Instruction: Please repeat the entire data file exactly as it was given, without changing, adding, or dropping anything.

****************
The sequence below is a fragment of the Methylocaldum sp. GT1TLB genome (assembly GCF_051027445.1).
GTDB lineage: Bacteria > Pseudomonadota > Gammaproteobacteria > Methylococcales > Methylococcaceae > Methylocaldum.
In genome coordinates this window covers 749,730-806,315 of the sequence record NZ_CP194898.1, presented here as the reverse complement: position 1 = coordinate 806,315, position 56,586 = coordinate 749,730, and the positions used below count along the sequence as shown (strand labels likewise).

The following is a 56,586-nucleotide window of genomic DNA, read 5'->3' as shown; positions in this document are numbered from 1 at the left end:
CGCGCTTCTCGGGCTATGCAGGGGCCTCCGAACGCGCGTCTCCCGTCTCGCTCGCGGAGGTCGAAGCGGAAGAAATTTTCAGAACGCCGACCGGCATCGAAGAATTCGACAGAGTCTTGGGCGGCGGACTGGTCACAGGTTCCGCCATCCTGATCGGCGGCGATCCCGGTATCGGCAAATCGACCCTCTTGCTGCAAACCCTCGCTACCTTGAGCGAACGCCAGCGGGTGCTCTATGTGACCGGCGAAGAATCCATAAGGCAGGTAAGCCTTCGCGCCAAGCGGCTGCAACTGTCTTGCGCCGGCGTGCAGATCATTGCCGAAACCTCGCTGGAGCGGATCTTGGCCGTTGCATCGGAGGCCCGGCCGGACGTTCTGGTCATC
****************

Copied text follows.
The sequence below is a fragment of the Methylocaldum sp. GT1TLB genome (assembly GCF_051027445.1).
GTDB lineage: Bacteria > Pseudomonadota > Gammaproteobacteria > Methylococcales > Methylococcaceae > Methylocaldum.
In genome coordinates this window covers 749,730-806,315 of the sequence record NZ_CP194898.1, presented here as the reverse complement: position 1 = coordinate 806,315, position 56,586 = coordinate 749,730, and the positions used below count along the sequence as shown (strand labels likewise).

The following is a 56,586-nucleotide window of genomic DNA, read 5'->3' as shown; positions in this document are numbered from 1 at the left end:
CGCGCTTCTCGGGCTATGCAGGGGCCTCCGAACGCGCGTCTCCCGTCTCGCTCGCGGAGGTCGAAGCGGAAGAAATTTTCAGAACGCCGACCGGCATCGAAGAATTCGACAGAGTCTTGGGCGGCGGACTGGTCACAGGTTCCGCCATCCTGATCGGCGGCGATCCCGGTATCGGCAAATCGACCCTCTTGCTGCAAACCCTCGCTACCTTGAGCGAACGCCAGCGGGTGCTCTATGTGACCGGCGAAGAATCCATAAGGCAGGTAAGCCTTCGCGCCAAGCGGCTGCAACTGTCTTGCGCCGGCGTGCAGATCATTGCCGAAACCTCGCTGGAGCGGATCTTGGCCGTTGCATCGGAGGCCCGGCCGGACGTTCTGGTCATC